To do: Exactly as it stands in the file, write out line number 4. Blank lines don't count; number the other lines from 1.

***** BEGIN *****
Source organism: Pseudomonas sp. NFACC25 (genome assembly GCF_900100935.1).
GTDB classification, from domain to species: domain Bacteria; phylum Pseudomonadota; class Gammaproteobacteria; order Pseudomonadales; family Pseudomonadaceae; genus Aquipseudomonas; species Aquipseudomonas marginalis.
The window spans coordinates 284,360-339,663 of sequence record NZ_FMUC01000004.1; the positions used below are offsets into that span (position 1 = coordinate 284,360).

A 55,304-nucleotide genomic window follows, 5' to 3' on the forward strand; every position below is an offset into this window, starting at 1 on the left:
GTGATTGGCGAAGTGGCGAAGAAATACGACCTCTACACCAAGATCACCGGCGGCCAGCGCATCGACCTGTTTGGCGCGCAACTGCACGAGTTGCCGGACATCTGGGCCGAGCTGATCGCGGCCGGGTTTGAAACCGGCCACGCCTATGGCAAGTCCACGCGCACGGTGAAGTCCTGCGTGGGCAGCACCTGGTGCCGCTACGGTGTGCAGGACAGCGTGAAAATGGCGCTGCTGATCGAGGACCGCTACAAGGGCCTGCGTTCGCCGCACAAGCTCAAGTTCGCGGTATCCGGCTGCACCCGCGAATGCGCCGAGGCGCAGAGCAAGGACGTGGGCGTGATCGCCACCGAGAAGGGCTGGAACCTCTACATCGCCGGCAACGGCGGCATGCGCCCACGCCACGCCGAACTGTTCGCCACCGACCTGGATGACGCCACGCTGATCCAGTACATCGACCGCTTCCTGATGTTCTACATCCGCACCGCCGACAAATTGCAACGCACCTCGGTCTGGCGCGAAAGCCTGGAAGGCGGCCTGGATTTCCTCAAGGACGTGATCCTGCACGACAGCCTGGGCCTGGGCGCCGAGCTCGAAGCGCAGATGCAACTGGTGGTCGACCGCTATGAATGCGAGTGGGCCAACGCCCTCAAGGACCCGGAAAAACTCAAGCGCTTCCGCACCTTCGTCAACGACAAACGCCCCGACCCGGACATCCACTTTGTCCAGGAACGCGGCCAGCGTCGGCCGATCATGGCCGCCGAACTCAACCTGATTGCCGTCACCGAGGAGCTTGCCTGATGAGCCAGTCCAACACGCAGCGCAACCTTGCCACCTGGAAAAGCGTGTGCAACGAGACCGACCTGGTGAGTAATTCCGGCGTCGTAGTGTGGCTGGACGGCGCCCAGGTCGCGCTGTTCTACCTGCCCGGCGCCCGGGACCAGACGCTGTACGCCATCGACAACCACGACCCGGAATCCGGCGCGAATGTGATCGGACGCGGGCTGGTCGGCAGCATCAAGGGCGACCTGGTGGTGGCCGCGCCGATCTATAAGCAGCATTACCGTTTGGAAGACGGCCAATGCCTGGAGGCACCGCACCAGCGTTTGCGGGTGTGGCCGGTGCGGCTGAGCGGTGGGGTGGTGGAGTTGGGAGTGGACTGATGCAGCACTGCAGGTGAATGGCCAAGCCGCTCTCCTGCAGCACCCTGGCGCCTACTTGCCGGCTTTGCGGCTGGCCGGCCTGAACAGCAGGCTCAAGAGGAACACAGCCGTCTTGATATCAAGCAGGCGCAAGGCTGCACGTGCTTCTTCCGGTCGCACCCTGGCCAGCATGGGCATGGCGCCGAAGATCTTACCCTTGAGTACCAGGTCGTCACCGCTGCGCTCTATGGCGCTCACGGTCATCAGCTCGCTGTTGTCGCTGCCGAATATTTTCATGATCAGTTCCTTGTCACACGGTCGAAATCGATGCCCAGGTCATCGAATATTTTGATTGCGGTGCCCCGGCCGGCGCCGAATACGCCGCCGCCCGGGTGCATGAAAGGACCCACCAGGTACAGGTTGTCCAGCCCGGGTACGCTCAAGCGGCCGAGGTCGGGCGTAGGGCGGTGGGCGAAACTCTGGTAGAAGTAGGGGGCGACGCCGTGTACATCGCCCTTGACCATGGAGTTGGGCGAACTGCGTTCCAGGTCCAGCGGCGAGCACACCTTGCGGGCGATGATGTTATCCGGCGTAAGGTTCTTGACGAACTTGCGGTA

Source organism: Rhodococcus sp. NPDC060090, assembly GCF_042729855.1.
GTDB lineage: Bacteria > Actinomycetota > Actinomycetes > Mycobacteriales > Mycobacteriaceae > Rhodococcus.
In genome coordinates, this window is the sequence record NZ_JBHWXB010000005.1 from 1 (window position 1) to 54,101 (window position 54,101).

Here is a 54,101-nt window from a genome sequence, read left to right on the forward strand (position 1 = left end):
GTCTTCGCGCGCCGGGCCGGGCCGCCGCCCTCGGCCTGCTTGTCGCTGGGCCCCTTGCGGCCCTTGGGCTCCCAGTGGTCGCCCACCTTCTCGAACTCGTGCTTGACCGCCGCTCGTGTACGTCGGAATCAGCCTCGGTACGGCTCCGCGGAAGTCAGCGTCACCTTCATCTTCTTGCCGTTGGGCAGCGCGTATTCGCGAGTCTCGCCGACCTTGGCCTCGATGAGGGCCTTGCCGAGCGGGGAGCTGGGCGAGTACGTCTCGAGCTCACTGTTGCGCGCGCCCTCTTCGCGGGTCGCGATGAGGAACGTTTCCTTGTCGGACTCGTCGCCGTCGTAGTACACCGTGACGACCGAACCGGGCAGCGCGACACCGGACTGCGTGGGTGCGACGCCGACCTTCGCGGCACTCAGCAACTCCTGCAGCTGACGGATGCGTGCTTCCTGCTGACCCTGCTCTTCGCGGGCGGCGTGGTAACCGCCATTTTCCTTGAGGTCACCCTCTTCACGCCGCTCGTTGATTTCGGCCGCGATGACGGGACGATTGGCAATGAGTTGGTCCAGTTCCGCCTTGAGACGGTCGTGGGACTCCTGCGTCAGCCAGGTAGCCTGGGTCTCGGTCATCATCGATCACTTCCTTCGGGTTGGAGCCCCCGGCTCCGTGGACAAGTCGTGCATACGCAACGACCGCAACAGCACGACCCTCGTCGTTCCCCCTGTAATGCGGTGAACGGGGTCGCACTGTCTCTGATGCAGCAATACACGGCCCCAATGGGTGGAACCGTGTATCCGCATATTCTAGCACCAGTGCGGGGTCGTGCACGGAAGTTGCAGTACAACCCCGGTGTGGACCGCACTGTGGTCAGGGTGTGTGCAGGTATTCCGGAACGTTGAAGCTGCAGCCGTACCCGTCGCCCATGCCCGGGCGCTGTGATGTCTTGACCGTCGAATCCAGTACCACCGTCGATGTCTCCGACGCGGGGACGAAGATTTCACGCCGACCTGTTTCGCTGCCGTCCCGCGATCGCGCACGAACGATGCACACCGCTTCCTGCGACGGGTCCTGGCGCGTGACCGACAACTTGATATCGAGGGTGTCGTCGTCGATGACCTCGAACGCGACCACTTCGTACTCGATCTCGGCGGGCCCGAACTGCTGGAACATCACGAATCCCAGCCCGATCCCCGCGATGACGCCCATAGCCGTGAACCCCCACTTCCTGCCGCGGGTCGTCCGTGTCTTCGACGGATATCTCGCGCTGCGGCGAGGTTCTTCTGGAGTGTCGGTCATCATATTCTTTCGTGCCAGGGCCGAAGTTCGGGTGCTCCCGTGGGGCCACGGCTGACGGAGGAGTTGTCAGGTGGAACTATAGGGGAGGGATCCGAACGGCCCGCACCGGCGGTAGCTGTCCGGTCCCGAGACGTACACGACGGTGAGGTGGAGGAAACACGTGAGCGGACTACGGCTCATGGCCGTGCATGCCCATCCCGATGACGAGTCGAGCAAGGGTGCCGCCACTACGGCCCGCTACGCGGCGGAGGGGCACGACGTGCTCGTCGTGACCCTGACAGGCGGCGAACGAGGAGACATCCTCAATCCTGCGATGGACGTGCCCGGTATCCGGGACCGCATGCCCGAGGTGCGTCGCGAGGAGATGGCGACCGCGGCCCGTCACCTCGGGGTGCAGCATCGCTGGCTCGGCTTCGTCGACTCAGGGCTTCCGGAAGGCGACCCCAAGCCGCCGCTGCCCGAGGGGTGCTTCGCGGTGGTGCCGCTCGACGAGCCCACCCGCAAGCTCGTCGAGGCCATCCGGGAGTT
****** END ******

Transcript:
A 55,304-nucleotide genomic window follows, 5' to 3' on the forward strand; every position below is an offset into this window, starting at 1 on the left: